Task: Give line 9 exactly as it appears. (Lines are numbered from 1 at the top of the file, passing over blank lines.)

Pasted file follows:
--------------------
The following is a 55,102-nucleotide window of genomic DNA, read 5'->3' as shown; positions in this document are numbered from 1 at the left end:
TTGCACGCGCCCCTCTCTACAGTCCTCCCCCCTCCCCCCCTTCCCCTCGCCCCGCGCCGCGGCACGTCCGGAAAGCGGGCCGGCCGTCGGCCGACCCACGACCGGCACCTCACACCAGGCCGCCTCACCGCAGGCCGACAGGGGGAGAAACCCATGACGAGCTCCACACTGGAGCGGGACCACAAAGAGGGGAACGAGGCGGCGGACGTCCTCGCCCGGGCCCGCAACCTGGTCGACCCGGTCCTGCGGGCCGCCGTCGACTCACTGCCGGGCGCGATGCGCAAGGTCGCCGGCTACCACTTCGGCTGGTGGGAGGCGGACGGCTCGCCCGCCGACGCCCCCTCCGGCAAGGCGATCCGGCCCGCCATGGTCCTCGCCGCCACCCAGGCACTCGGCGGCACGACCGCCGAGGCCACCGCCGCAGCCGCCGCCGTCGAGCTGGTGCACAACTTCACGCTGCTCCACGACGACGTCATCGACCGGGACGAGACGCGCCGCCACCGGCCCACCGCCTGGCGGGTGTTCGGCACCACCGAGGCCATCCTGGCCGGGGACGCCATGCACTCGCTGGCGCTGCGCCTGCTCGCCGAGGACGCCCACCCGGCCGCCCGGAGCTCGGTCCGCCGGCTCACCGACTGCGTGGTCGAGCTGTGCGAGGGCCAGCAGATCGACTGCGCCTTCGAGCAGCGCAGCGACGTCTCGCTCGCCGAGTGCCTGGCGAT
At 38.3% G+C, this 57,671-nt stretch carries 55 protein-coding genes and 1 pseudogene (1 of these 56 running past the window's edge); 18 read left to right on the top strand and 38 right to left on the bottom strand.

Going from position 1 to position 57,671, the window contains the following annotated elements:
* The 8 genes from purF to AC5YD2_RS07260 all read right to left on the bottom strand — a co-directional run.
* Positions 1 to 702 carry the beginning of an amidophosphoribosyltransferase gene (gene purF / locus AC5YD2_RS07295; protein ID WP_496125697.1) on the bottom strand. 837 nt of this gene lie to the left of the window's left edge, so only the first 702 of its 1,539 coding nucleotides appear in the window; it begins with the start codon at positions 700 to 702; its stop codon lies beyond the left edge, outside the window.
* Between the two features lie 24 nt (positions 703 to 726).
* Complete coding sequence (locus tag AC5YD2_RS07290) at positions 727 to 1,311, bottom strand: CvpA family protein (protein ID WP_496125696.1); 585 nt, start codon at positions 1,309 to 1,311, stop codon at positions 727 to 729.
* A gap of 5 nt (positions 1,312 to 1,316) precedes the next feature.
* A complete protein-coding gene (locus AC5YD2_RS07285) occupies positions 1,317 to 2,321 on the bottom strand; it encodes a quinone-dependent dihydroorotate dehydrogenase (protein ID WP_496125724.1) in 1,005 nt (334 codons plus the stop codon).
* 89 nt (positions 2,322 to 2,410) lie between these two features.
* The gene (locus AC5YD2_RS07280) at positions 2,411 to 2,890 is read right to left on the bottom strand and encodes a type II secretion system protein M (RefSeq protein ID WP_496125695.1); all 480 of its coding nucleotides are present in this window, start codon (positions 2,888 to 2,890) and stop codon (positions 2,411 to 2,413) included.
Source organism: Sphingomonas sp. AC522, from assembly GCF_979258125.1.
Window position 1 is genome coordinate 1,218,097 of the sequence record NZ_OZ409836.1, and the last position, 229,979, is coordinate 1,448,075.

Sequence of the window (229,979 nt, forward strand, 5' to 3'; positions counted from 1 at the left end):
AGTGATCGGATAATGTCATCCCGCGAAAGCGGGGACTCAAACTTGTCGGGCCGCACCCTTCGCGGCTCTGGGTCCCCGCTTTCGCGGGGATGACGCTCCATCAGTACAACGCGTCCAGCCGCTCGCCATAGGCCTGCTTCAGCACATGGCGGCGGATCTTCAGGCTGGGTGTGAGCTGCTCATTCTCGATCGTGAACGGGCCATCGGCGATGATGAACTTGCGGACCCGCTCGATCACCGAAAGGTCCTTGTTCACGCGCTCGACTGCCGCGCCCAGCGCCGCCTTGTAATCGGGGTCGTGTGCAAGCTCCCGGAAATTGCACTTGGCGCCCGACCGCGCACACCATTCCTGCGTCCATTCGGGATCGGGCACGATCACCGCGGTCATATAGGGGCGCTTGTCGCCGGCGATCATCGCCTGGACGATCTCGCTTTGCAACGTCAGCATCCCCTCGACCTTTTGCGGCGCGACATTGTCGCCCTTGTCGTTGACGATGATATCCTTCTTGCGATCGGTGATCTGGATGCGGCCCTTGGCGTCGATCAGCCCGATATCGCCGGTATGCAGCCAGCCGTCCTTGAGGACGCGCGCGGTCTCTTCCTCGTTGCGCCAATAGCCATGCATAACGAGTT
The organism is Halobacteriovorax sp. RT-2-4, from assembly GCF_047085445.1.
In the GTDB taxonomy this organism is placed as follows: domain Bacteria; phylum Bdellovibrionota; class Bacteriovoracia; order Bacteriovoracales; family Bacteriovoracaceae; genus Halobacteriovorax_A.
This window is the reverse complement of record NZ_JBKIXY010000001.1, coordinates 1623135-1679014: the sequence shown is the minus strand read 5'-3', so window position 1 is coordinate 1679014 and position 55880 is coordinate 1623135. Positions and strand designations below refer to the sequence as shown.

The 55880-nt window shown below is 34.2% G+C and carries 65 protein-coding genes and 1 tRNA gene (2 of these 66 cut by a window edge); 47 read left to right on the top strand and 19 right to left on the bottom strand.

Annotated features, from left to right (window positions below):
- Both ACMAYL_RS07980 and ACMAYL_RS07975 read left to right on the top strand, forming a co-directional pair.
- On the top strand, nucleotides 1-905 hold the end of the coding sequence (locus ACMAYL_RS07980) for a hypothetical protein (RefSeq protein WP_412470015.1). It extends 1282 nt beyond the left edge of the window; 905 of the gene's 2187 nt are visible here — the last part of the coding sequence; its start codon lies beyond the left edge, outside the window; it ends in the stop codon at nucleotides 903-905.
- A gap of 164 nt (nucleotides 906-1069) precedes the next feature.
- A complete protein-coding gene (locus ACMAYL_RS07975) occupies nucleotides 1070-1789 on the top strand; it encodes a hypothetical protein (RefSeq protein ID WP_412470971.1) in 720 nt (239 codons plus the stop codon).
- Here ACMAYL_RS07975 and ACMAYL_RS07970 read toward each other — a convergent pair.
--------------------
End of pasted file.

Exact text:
* A gap of 5 nt (positions 1,312 to 1,316) precedes the next feature.